- Some companies that have taken on leveraged loans will not be able to manage the huge debt pile they have amassed, and corporate bankruptcies will begin to rise in a downturn, Cohan said.
- At the end of 2018, 85% of leveraged loans were covenant-lite, in that they lacked traditional requirements for companies to maintain certain financial benchmarks that protect the investors who pay for them, Business Insider’s Jim Edwards reported, citing the Leveraged Data & Commentary unit of S&P Global Market Intelligence.
- If corporate bankruptcies rise, then weaker lender protections that go with covenant-lite deals will see the ultimate owners of the debt struggle to recover their investments, hurting returns.
- Fed Chairman Jerome Powell has said he expects that investors in CLOs are likely to bear the brunt of corporate bankruptcies, Cohan said, while JPMorgan Chase CEO Jamie Dimon has said Wall Street banks aren’t that exposed to the market.
- “For now, my view is that such losses are unlikely to pose a threat to the safety and soundness of the institutions at the core of the system, and instead, are likely to fall on investors,” Powell said late last year, according to Bloomberg.
- Business Insider’s Dakin Campbell described Dimon as saying that the largest banks “tend to invest in the safest part of the market, a category that accounts for about half of all outstanding leveraged loans.”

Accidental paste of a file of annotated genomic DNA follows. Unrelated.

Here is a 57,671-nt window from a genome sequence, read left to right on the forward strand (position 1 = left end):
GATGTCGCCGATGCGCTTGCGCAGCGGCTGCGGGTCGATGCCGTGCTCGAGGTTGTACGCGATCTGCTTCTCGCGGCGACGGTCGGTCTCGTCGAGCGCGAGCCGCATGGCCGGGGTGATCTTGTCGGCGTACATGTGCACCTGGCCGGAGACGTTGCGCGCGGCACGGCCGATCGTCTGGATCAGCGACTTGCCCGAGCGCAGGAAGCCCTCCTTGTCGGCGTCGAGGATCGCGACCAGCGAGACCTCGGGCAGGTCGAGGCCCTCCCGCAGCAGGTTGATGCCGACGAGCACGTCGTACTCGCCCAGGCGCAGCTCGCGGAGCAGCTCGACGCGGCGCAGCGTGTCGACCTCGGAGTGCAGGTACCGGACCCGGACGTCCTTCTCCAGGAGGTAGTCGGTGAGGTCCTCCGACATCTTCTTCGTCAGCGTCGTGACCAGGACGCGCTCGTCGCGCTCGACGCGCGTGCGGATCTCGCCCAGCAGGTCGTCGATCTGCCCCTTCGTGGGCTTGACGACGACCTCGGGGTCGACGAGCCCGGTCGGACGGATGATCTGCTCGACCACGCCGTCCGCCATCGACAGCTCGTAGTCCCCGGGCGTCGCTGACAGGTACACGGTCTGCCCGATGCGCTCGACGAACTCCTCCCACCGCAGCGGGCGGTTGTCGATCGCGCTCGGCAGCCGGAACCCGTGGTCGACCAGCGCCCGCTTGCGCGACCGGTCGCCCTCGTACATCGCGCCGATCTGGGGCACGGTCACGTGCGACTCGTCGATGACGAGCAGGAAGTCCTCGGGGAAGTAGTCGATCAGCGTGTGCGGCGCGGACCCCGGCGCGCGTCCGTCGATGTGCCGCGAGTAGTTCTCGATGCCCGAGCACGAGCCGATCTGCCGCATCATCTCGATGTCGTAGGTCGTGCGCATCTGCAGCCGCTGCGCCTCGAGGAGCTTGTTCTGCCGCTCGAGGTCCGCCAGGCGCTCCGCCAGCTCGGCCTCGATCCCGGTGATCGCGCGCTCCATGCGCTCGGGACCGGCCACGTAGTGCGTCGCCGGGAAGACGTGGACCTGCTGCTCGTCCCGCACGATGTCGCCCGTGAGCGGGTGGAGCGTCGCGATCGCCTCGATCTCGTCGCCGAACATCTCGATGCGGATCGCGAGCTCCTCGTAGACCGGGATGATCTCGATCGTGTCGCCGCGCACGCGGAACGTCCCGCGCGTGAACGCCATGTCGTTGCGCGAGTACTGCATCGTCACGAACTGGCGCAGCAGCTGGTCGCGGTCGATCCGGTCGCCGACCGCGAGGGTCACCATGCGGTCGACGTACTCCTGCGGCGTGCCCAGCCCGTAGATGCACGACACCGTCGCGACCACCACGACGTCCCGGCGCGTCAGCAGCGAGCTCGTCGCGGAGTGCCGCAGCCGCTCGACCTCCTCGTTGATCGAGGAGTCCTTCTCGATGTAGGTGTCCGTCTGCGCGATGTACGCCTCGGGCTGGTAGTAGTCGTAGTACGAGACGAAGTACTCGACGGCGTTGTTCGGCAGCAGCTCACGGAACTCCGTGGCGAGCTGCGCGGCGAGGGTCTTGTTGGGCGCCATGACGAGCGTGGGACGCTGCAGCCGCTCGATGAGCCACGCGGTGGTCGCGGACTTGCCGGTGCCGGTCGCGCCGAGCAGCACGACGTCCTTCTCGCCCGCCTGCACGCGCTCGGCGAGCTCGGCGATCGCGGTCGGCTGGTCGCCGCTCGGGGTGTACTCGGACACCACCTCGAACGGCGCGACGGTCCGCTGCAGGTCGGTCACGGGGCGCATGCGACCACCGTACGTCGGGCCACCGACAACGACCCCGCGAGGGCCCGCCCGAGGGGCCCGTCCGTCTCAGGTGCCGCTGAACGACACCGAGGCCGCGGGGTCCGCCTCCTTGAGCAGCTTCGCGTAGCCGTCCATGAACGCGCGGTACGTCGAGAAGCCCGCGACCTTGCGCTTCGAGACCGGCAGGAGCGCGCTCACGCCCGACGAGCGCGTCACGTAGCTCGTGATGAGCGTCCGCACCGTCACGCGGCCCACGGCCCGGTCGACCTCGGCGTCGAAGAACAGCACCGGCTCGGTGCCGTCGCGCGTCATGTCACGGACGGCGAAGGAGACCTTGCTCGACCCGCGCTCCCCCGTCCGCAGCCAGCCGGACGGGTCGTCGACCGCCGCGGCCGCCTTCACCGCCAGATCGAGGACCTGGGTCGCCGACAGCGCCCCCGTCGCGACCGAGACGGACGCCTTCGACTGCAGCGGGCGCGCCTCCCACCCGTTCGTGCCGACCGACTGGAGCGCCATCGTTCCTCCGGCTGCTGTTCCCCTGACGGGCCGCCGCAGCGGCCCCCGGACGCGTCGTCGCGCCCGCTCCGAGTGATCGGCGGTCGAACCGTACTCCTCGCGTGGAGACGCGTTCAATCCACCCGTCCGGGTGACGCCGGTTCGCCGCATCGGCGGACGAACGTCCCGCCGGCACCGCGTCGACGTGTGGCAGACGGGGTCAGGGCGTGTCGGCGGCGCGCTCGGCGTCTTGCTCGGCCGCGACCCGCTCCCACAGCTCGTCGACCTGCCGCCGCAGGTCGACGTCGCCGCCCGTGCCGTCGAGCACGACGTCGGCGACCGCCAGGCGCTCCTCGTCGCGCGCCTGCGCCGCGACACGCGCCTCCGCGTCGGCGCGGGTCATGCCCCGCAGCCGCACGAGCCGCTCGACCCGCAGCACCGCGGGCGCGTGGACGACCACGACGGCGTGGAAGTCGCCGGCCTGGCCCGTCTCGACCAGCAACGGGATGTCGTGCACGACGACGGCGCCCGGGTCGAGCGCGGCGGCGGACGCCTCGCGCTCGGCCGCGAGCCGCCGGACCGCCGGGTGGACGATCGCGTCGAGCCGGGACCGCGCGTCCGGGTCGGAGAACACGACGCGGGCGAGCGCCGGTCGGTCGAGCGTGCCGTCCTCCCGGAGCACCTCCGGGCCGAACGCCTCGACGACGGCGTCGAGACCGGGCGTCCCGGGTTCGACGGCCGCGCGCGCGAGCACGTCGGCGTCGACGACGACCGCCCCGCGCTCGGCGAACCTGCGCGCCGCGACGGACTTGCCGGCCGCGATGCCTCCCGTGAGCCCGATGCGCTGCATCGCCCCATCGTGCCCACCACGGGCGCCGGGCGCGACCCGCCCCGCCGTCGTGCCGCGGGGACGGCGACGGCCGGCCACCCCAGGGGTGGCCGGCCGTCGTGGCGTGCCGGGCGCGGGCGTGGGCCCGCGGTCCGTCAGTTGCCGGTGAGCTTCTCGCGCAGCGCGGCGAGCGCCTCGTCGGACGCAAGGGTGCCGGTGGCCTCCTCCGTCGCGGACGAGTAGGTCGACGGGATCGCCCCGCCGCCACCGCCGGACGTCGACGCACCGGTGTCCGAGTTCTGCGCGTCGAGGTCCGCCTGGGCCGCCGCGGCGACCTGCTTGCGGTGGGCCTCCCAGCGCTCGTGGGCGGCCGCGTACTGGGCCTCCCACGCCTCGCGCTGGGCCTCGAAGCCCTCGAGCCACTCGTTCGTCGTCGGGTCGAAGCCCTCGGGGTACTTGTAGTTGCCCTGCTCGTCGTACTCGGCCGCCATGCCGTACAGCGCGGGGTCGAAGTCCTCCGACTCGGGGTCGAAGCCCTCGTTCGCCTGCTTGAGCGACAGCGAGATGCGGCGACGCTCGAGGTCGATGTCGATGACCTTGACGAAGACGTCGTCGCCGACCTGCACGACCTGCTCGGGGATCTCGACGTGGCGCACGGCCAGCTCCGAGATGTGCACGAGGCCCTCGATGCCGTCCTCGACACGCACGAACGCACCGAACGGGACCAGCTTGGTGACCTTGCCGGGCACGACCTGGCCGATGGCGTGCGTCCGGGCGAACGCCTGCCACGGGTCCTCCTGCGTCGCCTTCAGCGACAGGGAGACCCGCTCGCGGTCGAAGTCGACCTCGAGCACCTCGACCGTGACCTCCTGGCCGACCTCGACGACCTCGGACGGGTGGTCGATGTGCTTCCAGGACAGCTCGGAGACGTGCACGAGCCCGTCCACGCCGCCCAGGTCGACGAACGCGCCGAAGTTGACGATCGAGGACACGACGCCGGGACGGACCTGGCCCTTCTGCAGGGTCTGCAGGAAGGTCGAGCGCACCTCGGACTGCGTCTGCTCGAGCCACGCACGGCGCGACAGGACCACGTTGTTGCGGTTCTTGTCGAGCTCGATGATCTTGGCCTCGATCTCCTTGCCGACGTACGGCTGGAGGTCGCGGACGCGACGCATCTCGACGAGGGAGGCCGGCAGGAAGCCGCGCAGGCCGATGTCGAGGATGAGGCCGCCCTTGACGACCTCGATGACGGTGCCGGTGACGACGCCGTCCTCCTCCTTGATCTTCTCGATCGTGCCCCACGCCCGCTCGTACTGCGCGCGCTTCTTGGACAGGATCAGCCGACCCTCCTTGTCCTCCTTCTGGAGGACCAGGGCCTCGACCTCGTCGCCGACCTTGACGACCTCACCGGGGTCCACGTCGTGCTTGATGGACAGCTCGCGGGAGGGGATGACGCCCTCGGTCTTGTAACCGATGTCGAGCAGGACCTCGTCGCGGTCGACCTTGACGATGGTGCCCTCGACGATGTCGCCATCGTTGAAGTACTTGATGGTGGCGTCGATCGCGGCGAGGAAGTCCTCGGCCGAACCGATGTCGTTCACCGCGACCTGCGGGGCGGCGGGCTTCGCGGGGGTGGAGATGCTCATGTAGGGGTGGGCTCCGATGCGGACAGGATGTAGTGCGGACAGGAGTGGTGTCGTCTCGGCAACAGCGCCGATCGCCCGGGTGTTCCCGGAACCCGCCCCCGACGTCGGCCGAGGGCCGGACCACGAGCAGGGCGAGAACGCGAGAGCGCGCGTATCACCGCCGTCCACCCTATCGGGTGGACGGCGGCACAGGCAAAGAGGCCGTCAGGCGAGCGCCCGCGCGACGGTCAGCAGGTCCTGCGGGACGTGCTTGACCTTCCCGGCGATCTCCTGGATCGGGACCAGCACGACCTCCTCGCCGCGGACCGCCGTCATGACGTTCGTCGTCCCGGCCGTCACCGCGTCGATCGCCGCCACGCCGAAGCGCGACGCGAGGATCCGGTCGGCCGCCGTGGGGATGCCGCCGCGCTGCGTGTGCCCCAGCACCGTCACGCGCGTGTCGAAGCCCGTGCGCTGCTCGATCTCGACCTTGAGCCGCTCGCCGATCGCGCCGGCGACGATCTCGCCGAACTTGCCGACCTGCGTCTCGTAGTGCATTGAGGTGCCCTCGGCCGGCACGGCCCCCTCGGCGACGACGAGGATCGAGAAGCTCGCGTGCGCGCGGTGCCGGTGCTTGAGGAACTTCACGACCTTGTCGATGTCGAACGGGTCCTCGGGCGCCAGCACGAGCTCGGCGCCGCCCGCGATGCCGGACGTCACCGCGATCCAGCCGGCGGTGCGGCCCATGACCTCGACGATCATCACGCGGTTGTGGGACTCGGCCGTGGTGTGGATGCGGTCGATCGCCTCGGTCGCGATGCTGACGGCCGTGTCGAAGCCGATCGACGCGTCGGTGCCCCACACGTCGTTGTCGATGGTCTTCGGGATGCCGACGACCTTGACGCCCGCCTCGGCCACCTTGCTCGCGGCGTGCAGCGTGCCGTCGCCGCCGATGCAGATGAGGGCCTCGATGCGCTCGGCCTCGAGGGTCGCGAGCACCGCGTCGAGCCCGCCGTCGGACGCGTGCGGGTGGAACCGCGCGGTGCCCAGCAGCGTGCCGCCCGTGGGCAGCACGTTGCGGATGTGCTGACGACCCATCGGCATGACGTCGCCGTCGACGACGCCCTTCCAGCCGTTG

- So who are the investors in CLOs? Think hedge funds, mutual funds, and pension funds, Cohan said – “in other words, you and me.”
The market could continue to grow
The leveraged-loan market is only a major issue in the event of companies running into economic difficulties. And the market could continue to grow for some time. Views about a US recession vary, but generally signals point to a downturn by 2020.
The other issue to consider is the broader economic context for the rise of leveraged loans. The limited appeal of US Treasuries and other government bonds has led to investors seeking better returns from other parts of the market. This seems unlikely to change, given the Fed’s decision on Wednesday to not increase interest rates, indicating it would keep them static for the rest of 2019.
Recent figures indicate the leveraged-loan market was heating up in February, with issuance standing at $US61.2 billion, up 50% from January but down from February 2018, according to data from Reuters LPC cited by ABL Advisor. CLO issuance in the US stood at $US13 billion in February, according to data from LCD.
- Also read:
- Legendary economist Gary Shilling sounds the alarm on a downward spiral confronting investors – one the Fed has signalled is fast approaching
- A chief market strategist at a $US1.4 trillion investing giant reveals the hidden red flag that can signal a recession months in advance
- Bank of America says these are the 3 triggers that should prompt investors to sell stocks immediately
- The Wall Street strategist who called the last stock plunge says investors are foolishly ignoring one thriving corner of the market